The Five-Minute Marriage (by Joan Aiken)

I have mixed feelings about Joan Aiken's writing. I very much enjoyed her best-known children's novel when younger, and again as an adult when I read 'The Wolves of Willoughby Chase' and its sequel ('Black Hearts in Battersea') to my sons. On the other hand, I started to read one of her novels for adults a few years ago ('Castle Barebane') - and it's one of the few novels I didn't finish reading, because the plot was so unpleasant.

However I've had 'The Five-Minute Marriage' sitting on my shelves for a long time, with a note in the front saying that I first read it in 1995. It looks as though I picked it up second-hand some years before that. Since I had no recollection whatsoever of what it was about, I thought I would re-read it this last weekend.

It's the story of Delphie, a young woman who works hard as a private music teacher, to support herself and her frail mother. It's set in the days of horses and carriages - perhaps the Regency period, or a little later. Two of Delphie's students at the daughters of the wealthy, widowed Josiah Browty, who is curious about her circumstnaces in a slightly nosy but very well-meaning way. It turns out that he once did a small service for Lord Bollington, who is Delphie's estranged Great-Uncle Mark.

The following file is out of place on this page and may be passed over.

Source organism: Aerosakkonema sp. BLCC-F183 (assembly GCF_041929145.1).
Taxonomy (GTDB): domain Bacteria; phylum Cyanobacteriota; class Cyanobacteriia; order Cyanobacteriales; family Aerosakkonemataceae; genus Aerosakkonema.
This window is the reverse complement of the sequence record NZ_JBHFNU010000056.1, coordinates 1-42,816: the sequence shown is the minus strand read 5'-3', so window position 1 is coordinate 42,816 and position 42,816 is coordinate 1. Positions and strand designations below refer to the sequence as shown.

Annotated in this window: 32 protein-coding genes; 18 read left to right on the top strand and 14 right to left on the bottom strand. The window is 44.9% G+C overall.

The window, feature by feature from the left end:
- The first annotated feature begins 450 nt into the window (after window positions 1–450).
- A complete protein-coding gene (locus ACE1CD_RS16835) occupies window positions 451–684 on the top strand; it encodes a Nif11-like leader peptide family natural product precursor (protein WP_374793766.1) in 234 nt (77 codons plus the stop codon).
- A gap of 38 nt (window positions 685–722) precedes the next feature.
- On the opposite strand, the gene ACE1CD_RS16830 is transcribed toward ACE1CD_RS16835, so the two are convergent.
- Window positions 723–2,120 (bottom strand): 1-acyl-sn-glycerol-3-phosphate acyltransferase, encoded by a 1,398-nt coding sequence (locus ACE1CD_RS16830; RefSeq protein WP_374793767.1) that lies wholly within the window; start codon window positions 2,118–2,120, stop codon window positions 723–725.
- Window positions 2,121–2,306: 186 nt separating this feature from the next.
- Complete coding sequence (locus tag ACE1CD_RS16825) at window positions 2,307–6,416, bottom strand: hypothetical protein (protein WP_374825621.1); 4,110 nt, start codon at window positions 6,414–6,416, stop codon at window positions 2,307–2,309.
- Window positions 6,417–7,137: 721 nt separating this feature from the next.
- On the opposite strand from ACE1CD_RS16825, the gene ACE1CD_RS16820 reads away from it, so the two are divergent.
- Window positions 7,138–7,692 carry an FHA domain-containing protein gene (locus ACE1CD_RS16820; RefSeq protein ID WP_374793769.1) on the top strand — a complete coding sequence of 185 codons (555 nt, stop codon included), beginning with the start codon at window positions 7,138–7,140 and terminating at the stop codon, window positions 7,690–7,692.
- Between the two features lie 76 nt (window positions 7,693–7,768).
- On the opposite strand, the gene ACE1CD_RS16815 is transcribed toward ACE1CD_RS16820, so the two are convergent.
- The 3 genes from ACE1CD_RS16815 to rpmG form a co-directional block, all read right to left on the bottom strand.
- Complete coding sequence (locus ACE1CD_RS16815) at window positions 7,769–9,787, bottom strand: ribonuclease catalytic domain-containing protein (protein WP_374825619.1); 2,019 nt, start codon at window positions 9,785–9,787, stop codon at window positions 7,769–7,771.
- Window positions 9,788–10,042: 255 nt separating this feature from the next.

So Mr Browty suggests that Delphie should pay a visit to her great-uncle, asking if a small allowance could be made to her mother. He gives her a rather badly-written letter of introduction, in case anyone should doubt her.

When Delphie arrives at her great-uncle's home, she is regarded with great suspicion. It turns out that there is someone else claiming to be her, who has been supported for many years by her great-uncle. Moreover, her great-uncle seems to be dying, and wishes his great-nephew Gareth to be married immediately to the imposter, or he will disinherit them both.

Delphie is drawn into a bizarre plan to deceive her great-uncle, but promised an annual allowance in exchange. The plot turns out to have long-lasting ramifications, and leads to a very exciting and fast-paced novel which I found almost impossible to put down once I had started.

It's a thriller romance, a little in the style of Joan Aiken's sister Jane Aiken Hodge, or Mary Stewart, and I very much enjoyed it. The outcome was fairly obvious from the start, but the paths to get there were very exciting and well-written. The main characters seemed real, and I particularly empathised with Delphie. She's an independent and very caring young lady, and I wanted her to have a happy ending.

I was surprised how much I enjoyed 'The Five-Minute Marriage'. It is not always in print, although it has been re-printed several times.  However it is fairly widely available second-hand. Definitely recommended.

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